The robust body of Long-finned pilot whales is black or dark grey, with a white diagonal stripe that runs behind the eye. Its most characteristic feature is the frontal region, where the organ called melon is quite developed, which gives a prominent look and rounded head.
It has a grey area in the belly and a grey anchor-shaped stain on the chin. The dorsal fin is sickle-shaped, located near the head and is directed backwards. The pectoral fins are very long and black, with a length of 15-20% of the body length.
Male length: 4-7.6m Male weight: 1,800-3,500Kg
Female length: 3-5.6m Female weight: 1,000-2,500Kg
Newborn length: 1.8-2m Newborn weight: 75Kg
They are distributed in the North Atlantic and the Southern Hemisphere.
Those in the North have been observed on the east coast of the US and Canada, through the Atlantic (Azores and Faroe Islands), on the west coast of Europe on the Strait of Gibraltar and North Africa. Normally, they live in the Antarctic Convergence Zone and other areas of the Southern Ocean. They have even been observed near the sea of ice in Antarctica. Generally they prefer deep waters, although some populations remain offshore and other groups inhabit coastal waters looking for squid.
It is an exceptionally gregarious species. They live in family groups of 10 to 50 individuals, but sometimes can reach up to 100 individuals. These groups are led by a leader. They are very active, and younger individuals can be seen performing big jumps.
Usually they breathe several times on the surface before plunging several minutes. When they are hunting for fish or squid, they perform dives that can last more than 10 minutes and dive to depths of 600 metres, although most dives do not exceed 30-60 metres.
The sounds produced for communication and echolocation fall between 3 and 18kHz, and are produced 14-40 times per minute.
SCIENTIFIC NAME: Globicephala melas
Common Name: Long-finned pilot whale.
Spanish: Calderón común, Ballena piloto, Calderón negro.
They are carnivorous, feed mainly on molluscs and fish such as mackerel, Atlantic herring, cod and turbot. They consume approximately 34kg / day.
Males reach sexual maturity at 12 years of age when they reach 4.6m. Females reach it when they are between 6-7 years old and 3.7m. Pregnancy usually lasts 15-16 months, giving birth usually in February or March. Between each pregnancy there is a period of 3-5 years. When they are born, the offspring remains with the mother around 20-22 months.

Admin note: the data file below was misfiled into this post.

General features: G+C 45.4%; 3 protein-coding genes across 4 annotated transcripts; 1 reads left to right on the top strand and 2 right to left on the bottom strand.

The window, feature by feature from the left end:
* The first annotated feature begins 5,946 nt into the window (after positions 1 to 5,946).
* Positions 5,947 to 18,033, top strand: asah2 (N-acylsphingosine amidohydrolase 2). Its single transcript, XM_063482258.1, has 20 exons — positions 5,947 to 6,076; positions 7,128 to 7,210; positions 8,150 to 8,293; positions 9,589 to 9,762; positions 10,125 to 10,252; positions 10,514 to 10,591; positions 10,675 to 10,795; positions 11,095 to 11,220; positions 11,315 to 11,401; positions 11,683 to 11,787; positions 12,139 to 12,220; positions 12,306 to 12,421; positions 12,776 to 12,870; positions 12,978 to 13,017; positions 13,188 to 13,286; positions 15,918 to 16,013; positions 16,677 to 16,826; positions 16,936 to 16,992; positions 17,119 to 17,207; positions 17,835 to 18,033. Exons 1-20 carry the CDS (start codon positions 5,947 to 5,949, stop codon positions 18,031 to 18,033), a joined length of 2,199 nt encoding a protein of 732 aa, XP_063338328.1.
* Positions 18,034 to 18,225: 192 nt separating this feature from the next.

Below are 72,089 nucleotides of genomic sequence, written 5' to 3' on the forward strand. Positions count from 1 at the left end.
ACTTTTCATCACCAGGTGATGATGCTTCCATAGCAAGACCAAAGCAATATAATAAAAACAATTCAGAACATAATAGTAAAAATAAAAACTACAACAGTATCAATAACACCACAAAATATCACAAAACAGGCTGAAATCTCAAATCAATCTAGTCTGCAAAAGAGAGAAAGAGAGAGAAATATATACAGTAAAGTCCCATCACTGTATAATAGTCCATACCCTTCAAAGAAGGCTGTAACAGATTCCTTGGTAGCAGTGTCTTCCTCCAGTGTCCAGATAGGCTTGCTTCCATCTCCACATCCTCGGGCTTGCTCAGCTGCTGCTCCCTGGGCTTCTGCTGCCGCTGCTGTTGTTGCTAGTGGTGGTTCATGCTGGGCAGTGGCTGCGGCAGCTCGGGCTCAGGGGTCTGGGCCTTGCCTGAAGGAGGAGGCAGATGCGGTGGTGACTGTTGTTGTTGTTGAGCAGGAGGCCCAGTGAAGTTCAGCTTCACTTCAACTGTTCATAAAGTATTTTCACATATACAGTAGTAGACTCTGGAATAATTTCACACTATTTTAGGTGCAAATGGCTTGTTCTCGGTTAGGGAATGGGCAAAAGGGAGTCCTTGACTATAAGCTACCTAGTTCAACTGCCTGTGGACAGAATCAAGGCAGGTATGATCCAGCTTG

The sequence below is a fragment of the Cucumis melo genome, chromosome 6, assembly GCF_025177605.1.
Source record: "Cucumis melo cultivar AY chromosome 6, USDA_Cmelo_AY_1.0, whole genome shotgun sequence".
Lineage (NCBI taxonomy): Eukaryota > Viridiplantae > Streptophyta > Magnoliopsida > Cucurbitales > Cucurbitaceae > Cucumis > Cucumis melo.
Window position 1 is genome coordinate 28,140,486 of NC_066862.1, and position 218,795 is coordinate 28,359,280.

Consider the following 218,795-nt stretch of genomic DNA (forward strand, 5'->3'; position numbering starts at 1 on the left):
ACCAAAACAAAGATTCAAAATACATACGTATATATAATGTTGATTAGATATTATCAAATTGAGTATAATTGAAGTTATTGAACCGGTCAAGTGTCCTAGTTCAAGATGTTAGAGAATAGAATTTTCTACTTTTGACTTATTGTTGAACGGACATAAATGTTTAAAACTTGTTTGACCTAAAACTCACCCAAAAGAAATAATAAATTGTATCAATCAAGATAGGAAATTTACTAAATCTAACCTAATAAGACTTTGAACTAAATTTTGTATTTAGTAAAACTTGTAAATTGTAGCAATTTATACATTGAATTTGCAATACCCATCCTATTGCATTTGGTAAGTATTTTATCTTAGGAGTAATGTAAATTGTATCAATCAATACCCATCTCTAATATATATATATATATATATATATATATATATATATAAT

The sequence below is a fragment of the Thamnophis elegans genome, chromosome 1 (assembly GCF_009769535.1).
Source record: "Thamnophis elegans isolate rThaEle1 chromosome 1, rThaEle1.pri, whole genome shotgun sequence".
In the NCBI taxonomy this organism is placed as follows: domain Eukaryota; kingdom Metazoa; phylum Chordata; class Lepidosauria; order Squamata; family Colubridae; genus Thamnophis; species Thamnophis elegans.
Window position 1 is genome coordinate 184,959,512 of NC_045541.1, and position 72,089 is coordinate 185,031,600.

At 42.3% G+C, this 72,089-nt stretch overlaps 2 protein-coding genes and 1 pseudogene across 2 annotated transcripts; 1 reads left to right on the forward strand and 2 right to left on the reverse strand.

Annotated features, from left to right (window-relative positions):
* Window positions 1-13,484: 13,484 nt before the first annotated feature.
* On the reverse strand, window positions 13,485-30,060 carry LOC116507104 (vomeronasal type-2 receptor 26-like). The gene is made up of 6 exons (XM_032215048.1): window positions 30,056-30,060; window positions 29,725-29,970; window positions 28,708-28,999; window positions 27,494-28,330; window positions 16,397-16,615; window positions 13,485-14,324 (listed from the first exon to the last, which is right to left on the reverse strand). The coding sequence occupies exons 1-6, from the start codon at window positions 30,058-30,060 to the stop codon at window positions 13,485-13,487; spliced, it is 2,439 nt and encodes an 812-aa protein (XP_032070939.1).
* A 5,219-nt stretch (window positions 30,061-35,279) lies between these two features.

· Stranding: they tend to strand as a group due to the strong family bond they have. One of the causes of stranding, according to several scientific studies, is the disorientation caused by the noise pollution of deep waters.
· Fishing: for many years it has been a very intensely fished species in countries like Norway, Greenland, Iceland and Scotland. Through its protection in the Bonn Convention (ANNEX IV) the fishing pressure has been reduced. Other fishing related incidents such as getting accidentally caught in fishing nets and injuries suffered as a result of a collision with ships’ propellers, also pose a problem for this species.
· Faroe Islands (Northeast Atlantic): for hundreds of years, hunters in this area have killed an average of 1,200-2,500 whales a year. This generates a great impact on the population, in addition to the brutal hunting techniques employed. Fishing vessels surround groups of Long-finned pilot whales and drive them to the coast, where they are dragged to the ground and are killed with hooks and clubs. The images are shocking, leaving several kilometres of beaches stained red by blood. Confrontations between environmental groups and the inhabitants of the islands are constant, as the former fiercely defend this tradition.
· Consumption of meat: consumption of Long-finned pilot whale poses a health risk due to the presence of some toxic metals such as mercury, cadmium, polychlorophenyls (PCBs), organochlorine, DDT and dieldrin.
· Red List (IUCN): classified as Data Deficient (DD).
· Habitats Directive (CE): found in Annex IV.
· Bonn Convention and the Berne Convention: Appendix II and Appendix III respectively, stocks in the North Sea and the Baltic Sea are listed.
· Council of the EU: all cetaceans are listed in Annex A of Regulation 338/97, and are, therefore, treated by the EU as if they were included in Appendix I of CITES, which bans trade.
· United Kingdom: it is a UK Biodiversity Action Plan priority species. Under the Wildlife and Countryside Act of 1981, it is illegal to intentionally kill, injure, capture or harass whales and dolphins in UK waters.